“We built a lot of malls on wetlands and on top of creeks before the Clean Water Act. Now, with climate change and more severe storms, there are a lot of reasons to de-pave those parking lots and, in some way or another, regreen them,” she says.

Dunham-Jones says the creation of Historic Fourth Ward Park is a great example of smart, sustainable, and economically sensible planning. She says developer Jamestown demanded a solution to City Hall East’s flooding problems before it would purchase the building. That led to what she calls a “beautifully designed, open-air stormwater retention pond” we know as Historic Fourth Ward Park. So, we can thank a drainage fix for what’s arguably the most significant mixed-use retail and residential development in recent Atlanta history: Ponce City Market.

As I exit the doors near Macy’s and walk to my car, I can’t help thinking the lack of mobility is a major block to Greenbriar’s potential revitalization—although there are hopes for possible light rail transit (LRT) or bus rapid transit (BRT) along the Campbellton Corridor, a major but overlooked artery that links Southwest Atlanta to downtown.

Debbie Frank, director of transit-oriented development at MARTA, confirms transit options for the area are being studied. She adds, “There’s a tremendous opportunity to see the redevelopment of malls in a way that is more urban in character than what we’ve grown accustomed to since the ’70s.” For Greenbriar, she’s heard rumors of a potential sale and possible workforce-training component. “Malls were created as this kind of single use,” she explains. “I think we’re seeing the reimagination of the opportunity that exists in these 100-plus–acre [sites], because of their vicinity not only to interstate access or road access but also the opportunity that exists as it relates to the communities in which they’re situated.” Rather than just retail, she suggests they could offer hotels, care facilities, satellite college campuses, libraries, community centers, and other government offerings. “Malls have the ability to really transform into mixed-use communities that are providing offerings for everyone.”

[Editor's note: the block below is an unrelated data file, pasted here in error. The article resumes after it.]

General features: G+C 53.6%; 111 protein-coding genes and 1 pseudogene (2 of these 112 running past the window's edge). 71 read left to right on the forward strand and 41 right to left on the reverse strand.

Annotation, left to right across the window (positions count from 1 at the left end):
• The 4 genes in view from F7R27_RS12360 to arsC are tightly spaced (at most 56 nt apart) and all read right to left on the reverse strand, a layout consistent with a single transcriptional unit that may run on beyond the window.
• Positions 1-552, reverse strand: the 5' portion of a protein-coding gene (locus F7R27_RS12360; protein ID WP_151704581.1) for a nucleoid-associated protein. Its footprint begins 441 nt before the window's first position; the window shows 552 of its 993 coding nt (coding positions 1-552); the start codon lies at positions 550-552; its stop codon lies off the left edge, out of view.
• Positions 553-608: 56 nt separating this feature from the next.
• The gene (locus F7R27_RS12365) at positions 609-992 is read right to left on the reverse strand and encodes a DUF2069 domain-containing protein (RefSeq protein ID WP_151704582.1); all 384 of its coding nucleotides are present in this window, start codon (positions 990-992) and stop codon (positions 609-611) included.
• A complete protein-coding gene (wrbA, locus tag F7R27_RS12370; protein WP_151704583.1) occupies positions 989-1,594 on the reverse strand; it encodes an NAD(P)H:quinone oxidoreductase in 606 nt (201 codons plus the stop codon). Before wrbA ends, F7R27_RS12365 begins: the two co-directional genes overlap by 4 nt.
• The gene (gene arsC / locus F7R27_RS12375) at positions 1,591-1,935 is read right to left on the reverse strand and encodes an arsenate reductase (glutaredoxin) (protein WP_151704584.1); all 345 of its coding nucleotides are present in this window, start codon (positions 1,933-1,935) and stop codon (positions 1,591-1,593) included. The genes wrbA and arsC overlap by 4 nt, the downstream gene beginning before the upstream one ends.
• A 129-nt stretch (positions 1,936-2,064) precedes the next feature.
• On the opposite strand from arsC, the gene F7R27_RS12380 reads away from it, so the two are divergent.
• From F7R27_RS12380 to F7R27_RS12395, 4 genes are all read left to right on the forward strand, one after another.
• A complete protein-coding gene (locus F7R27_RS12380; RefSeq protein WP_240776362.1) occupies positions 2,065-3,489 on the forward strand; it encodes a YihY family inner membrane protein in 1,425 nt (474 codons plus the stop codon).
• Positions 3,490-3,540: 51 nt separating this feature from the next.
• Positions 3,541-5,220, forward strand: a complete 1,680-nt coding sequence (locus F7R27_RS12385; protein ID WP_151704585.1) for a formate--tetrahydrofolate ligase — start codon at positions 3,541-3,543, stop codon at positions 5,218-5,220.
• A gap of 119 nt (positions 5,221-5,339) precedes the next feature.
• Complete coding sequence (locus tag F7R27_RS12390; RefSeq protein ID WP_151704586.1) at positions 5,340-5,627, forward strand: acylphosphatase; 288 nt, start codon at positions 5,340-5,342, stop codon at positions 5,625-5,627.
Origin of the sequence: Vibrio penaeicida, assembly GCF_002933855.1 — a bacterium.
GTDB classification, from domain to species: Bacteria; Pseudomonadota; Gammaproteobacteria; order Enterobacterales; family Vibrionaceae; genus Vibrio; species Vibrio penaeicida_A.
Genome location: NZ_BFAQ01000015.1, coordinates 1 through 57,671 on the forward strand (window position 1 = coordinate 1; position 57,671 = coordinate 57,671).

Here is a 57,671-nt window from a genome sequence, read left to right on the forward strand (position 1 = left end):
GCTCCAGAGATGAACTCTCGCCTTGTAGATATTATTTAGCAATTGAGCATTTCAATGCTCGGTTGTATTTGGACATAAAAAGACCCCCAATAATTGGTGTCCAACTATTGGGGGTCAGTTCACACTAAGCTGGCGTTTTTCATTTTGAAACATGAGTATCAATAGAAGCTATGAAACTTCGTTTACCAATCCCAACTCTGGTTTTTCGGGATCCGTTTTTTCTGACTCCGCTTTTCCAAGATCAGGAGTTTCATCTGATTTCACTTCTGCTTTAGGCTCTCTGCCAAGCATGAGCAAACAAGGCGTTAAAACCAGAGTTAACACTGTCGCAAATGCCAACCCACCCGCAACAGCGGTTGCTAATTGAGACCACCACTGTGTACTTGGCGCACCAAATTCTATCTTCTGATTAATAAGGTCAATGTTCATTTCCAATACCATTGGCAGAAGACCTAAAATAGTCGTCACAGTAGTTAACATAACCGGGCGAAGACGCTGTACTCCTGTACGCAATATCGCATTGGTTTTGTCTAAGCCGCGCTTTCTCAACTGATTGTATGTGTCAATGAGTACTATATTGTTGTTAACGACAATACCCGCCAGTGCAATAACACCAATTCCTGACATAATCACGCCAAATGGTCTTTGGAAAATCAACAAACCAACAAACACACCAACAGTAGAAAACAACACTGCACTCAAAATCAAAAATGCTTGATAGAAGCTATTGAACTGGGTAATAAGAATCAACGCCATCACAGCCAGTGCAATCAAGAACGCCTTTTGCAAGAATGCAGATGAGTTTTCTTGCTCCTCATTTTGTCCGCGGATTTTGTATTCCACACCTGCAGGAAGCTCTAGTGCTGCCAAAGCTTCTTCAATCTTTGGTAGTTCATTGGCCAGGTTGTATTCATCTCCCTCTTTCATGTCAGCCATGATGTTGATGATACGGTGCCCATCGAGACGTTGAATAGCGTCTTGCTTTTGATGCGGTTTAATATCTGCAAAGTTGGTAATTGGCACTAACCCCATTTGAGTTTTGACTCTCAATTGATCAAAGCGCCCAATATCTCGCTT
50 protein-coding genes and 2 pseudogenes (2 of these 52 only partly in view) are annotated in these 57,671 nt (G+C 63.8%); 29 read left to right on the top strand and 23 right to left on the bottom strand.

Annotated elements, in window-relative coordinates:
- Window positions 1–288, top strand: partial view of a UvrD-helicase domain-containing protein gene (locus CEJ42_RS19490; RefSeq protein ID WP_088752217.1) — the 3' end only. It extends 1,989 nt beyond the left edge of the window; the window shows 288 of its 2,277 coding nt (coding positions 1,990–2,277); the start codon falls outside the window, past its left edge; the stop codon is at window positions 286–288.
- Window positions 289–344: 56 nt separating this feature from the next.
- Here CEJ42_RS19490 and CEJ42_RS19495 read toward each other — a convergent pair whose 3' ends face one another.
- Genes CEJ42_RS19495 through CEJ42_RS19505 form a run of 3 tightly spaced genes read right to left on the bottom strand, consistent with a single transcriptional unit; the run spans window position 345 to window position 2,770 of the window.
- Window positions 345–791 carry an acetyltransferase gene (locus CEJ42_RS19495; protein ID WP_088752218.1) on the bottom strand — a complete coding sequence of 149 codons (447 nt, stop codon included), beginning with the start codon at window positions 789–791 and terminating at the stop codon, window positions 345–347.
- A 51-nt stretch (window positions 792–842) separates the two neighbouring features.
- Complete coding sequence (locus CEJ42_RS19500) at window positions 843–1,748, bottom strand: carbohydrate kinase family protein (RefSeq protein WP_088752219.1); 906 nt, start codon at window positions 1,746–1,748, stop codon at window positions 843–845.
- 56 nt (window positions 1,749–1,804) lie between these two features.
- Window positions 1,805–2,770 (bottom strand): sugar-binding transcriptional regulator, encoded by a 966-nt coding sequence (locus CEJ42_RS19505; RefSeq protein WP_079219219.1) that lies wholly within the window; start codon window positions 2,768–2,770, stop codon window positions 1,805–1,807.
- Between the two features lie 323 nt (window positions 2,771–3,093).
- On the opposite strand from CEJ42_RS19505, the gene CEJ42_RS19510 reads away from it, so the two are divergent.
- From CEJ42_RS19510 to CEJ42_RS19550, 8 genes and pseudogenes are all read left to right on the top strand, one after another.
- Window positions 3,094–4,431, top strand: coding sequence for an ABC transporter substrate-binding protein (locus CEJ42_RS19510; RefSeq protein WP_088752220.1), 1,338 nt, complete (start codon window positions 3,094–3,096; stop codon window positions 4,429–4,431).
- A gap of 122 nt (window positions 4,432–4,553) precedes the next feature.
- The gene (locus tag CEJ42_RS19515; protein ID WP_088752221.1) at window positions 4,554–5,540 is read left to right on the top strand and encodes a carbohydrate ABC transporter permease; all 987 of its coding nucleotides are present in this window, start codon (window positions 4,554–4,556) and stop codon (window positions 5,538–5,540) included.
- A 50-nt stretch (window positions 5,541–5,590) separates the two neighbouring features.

Although most malls are served by bus systems, LRT and BRT could make centers more accessible, she notes. “You have to be really excited about the terminus of Greenbriar Mall and all the redevelopment opportunities that will exist.”

Such potential already exists at the Mall West End, which has a MARTA rail station within walking distance. And Gwinnett Place Mall has a proposed BRT route. There’s even hope for Cumberland, which is soon to be redeveloped with nearby offices and apartments. The Cobb County complex is next to the CCT Cumberland Transfer Center, though it isn’t likely to see rail anytime soon.

As I drive the ridiculously short distance from Greenbriar to my house in East Point, I wonder if there are more folks in city government like Balla who can imagine a Greenbriar Mall worth saving for the sake of SWATS (“Southwest Atlanta, Too Strong”), in addition to private financial interests. Or if some civic-minded developer—perhaps, say, a highly successful Atlanta-based restaurant chain interested in preserving its first-ever location?—wants to give the city the gift of a renewed and reimagined plan for Greenbriar this holiday season.

Changes coming to metro-Atlanta malls

Northlake Mall: Emory Healthcare recently took over a 240,000-square-foot former Sears space in the 50-year-old Tucker center, spurring renewed interest in its potential as a center for office, residential, retail, and restaurant projects.

North DeKalb Mall: The 77-acre property has been the site of TV and film projects since its main section closed in 2020. It’s had a few false starts involving a potential Costco before real estate developer Edens purchased it in September with plans for a mixed-use future.

The Mall West End: This Southwest Atlanta shopping center was purchased by a New York–based developer in the spring and will reportedly be demolished soon for new condos, apartments, stores, and offices, after plans for a transit-connected “mini-city” put forth by BeltLine creator Ryan Gravel and venture capitalist Donray Von fell through.

Gwinnett Place: Gwinnett County purchased 30-plus acres of this complex, which opened in 1984 and fell into a dystopian existence in recent years; plans now include a mixed-use plot with pedestrian- and bicycle-friendly greenspace and possibly bus rapid transit.

North Point Mall: Covid-related delays on a planned open-air revamp of the Alpharetta mall caused an ownership change in early 2021. Now, with Trademark Property Management taking the lead, the new vision includes more than 600 multifamily units, four- to six-story office buildings, a luxury hotel, a medical office, and walkable trails and paths.

This article appears in our December 2021 issue.